Every franchise in every sport has those players that define a generation of fans. Unfortunately for some, those players don’t always lead their teams to titles, but years down the road, they talk about how great it was to grow up rooting for them. Take some of the other NBA teams that have yet to hang a banner in their arena, like the Phoenix Suns or Orlando Magic. I’m sure you could walk around Phoenix and hear fans talking about Kevin Johnson, Steve Nash, and Walter Davis, or in Orlando, those conversations might be about Nick Anderson, Penny Hardaway, and Dwight Howard.
The San Antonio Spurs definitely have their fair share of players who left an indelible mark on young fans who spent their formative years seeing them play in the HemisFair Arena, Alamodome, or AT&T Center. I’m lucky enough to say I was born at a time that once I was really beginning to understand differences between players, the future of the Spurs was about to change. Just before I turned seven, what Marc Stein aptly deemed Lady Lottery, shined her spotlight on the team for a second time.
San Antonio will soon make the No. 1 overall pick in the NBA Draft for the third time and are widely expected to select French phenom Victor Wembanyama. @TheSteinLine traces the Spurs’ fortuitous history with Lady Luck…or, as she’s known in their case, Lady Lottery: pic.twitter.com/L0NJFahAdD
— Bally Sports Southwest (@BallySportsSW) June 20, 2023
Everything seemed to have aligned for this to happen, as the Spurs dealt with a slew of injuries throughout the season, which led to them having the third-worst record in the league. However, the Spurs ended up with the second-best odds at No. 1 due to a favorable rule that prevented expansion teams from being eligible for it, so instead, the Vancouver Grizzlies wound up picking fourth. Once all the ping pong balls were collected and the cards were all revealed, Spurs fans, as well as Peter Holt, rejoiced as they knew they were about to draft the consensus No. 1 prospect. That prospect was none other than Tim Duncan, who had just finished his college career as the all-time leader in rebounds, was second in double-doubles and blocks, and was named the Naismith Player of the Year.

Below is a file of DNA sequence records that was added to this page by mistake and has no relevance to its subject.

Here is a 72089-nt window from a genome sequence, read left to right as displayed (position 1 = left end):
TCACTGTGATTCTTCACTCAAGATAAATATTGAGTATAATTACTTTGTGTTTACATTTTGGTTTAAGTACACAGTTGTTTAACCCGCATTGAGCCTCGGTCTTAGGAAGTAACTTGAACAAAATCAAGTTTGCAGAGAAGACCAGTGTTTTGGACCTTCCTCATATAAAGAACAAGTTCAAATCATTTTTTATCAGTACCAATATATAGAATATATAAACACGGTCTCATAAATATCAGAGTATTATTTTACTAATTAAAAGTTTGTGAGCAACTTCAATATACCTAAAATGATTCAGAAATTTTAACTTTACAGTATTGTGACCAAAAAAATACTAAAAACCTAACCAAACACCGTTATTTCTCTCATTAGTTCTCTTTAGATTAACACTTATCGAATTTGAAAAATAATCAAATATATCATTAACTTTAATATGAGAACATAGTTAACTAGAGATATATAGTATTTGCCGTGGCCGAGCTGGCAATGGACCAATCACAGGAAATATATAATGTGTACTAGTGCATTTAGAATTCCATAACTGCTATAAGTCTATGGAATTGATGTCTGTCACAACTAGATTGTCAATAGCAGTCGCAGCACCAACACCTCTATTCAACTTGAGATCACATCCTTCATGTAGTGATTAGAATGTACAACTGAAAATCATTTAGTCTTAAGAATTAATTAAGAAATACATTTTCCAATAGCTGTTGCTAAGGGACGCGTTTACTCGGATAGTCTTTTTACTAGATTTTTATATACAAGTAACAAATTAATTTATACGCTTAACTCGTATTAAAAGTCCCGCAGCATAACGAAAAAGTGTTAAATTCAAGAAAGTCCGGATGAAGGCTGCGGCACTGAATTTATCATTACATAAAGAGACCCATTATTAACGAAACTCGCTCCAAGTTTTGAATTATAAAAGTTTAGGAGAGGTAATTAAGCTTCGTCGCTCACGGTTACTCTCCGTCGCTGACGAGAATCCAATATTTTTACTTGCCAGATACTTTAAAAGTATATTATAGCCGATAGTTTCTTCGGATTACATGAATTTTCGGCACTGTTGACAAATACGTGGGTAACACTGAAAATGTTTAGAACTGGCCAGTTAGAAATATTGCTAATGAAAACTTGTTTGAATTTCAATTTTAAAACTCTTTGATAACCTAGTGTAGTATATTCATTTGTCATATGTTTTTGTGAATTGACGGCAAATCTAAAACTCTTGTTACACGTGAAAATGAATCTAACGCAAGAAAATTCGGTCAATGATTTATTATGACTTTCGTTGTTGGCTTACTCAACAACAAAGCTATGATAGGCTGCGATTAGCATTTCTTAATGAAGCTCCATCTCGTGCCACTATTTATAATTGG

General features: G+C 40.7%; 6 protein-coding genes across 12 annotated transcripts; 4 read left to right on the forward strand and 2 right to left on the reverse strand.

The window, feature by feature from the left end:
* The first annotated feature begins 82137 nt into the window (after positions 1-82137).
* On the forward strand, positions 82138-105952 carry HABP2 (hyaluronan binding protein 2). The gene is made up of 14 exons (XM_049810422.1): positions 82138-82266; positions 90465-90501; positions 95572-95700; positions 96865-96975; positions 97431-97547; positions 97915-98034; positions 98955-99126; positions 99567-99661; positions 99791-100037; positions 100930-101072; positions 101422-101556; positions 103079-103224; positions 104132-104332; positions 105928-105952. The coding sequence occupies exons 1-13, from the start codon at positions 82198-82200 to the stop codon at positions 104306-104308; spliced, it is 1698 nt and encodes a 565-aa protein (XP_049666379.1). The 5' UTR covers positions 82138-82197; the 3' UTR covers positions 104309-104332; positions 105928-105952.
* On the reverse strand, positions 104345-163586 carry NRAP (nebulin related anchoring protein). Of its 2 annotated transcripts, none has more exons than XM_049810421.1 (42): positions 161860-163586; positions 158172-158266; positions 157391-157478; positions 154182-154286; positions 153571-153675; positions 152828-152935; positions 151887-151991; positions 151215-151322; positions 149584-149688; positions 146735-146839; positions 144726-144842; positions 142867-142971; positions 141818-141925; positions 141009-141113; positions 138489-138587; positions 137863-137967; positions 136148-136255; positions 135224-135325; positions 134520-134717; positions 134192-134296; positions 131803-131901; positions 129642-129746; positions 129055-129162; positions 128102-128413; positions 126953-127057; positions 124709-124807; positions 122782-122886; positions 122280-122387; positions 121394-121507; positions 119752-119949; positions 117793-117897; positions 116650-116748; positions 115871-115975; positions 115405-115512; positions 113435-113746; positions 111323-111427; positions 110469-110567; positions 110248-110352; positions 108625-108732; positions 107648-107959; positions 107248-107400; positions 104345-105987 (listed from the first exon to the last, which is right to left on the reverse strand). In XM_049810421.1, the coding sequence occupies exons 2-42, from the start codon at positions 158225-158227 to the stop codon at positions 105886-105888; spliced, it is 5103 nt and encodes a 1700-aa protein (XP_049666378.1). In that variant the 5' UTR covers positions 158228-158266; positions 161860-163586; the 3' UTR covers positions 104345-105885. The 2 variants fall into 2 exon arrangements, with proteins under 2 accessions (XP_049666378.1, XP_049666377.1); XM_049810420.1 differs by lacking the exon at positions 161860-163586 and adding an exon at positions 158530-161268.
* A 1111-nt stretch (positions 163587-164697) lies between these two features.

Seven-year-old me would get to watch Duncan go on to win Rookie of the Year, become an All-Star, make second team All-Defense, and make first team All-NBA (something that hasn’t been done by a rookie since). The next year, during a lockout season, I’d watch him lead the team to their first title — which was the first title a team I rooted for would win in my lifetime. It’s safe to say that I knew I’d be telling everybody my all-time favorite basketball player was Timmy and that I’d be prepared to argue with anybody who tried to slander his status in the game.
These fan-favorites don’t only shape us as fans, but they shape us as players, too. I’m willing to bet that every Spurs fan who played basketball after 1997 has stood about 10-feet away from the basket, made a couple of jab steps, and hoisted a shot off the glass trying to emulate Duncan. He made me want to practice my fundamentals, literally. Dribbling, passing, rebounding, and yes, where on the backboard a shot should hit dependent on where I’m shooting from: these are all aspects of the game I’d work on solely because I was a Spurs fan growing up in the Duncan-era.